Zim celebrities turn to dreadlocks

HARARE - Years ago, it was considered untidy and unprofessional to wear dreadlocks in certain places in Zimbabwe but with the passage of time this has changed as even the first lady Grace Mugabe now dons them.

Teachers and students were not permitted to attend classes with dreadlocks and also lawyers had trouble representing clients in court while wearing dreadlocks.

While men with dreadlocks have been a common feature in Zimbabwe over the years, the trend has fast spread to women, among them personalities in showbiz and entertainment.

Singer and Kumabhebhi founder, Clare Nyakujara said she twists her own locks, to cut costs.

“I do them myself. I twist, I wash them and I only visit the salon when I need a tint.

“They are easy to maintain, I have had my locks for the past three years.”

It takes an average of four hours in the hairdressing salon to have one’s hair relaxed and plaited.

It can take up to six hours in a salon to have certain complicated hair-dos done such as micro bonding of Brazilian hair.

Nyakujara said she does not have to endure such lengthy periods in the salon as she can easily do her hair at home and in less time.

Top shot gospel musician, Fungisai Zvakavapano-Mashavave is currently wearing dreadlocks. She is a Christian and finds the natural look appealing.

“I am naturally an African woman. I just love going natural. I have done a number of hairstyles from short weaves to Brazilians but I guess natural locks are my thing.”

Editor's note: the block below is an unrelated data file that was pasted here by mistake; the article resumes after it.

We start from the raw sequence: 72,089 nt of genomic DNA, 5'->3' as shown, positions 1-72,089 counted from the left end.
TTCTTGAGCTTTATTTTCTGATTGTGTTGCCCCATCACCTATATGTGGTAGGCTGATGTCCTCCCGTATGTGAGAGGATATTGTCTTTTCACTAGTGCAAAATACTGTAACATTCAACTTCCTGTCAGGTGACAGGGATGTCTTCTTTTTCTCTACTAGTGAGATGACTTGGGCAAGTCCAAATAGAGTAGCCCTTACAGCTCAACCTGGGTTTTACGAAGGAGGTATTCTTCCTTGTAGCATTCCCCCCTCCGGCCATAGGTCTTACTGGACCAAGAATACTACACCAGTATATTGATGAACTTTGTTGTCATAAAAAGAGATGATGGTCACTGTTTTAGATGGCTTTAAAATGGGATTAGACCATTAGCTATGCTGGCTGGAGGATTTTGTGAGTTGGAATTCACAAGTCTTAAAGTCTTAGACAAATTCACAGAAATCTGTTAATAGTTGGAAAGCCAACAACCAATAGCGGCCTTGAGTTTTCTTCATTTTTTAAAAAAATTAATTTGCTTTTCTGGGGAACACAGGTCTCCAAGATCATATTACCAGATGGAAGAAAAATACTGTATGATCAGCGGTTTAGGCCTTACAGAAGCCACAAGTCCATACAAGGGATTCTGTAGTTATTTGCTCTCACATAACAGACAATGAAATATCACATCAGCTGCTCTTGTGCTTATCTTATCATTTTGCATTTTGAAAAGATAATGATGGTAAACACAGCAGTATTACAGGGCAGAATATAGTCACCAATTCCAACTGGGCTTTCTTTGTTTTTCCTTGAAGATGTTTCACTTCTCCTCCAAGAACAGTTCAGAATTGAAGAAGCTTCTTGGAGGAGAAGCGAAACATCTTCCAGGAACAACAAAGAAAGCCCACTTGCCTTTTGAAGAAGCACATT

Mashavave refused to say when she started keeping her locks opting to keep it a secret.

“I have a regular hairdresser who twists my hair and does everything. I have had my locks as far as I can remember, I cannot tell you because that is my secret.”

Nonku Vundla better known as Blackbird in the music circles said she had kept her locks for a record seven years and she cut them.

She then started keeping them again for three years and cut them recently.

“I cut my locks to commemorate my mother’s death to cancer. I felt I should just cut them to remember her death to cancer 18 years ago,” said Blackbird.

However, she said she will eventually start growing the locks once again.

“I don’t like the idea of chemicals in my hair. A little beeswax would do because I don’t want relaxed hair.”

For the years that Blackbird had locks she used to have her hair done at Natural Lock Centre in Harare by one hair dresser, Rutendo.

“Rutendo used to do my hair and no one else used to touch it. That was the way I liked it.”

Olivia Charamba known as Mai Charamba in the music industry alternates between dreadlocks and chemical processed hair. She cut her locks.

“I cut my locks because I needed them for a short time to allow fresh air into my hair. I once had locks and I cut them again. I do not keep them permanently.”

Dreadlocks can be a form of ethnic fashion and can be religious to some, but Mai Charamba and other celebrities agreed that it is just a hairstyle.

Among other notable female personalities in Zimbabwe who have dreadlocks are musician Selmor Mtukudzi, legislator Jessie Majome, mbira players Hope Masike, Virginia Mukwesha and Stella Chiweshe and the late Chiwoniso Maraire also had dreadlocks.

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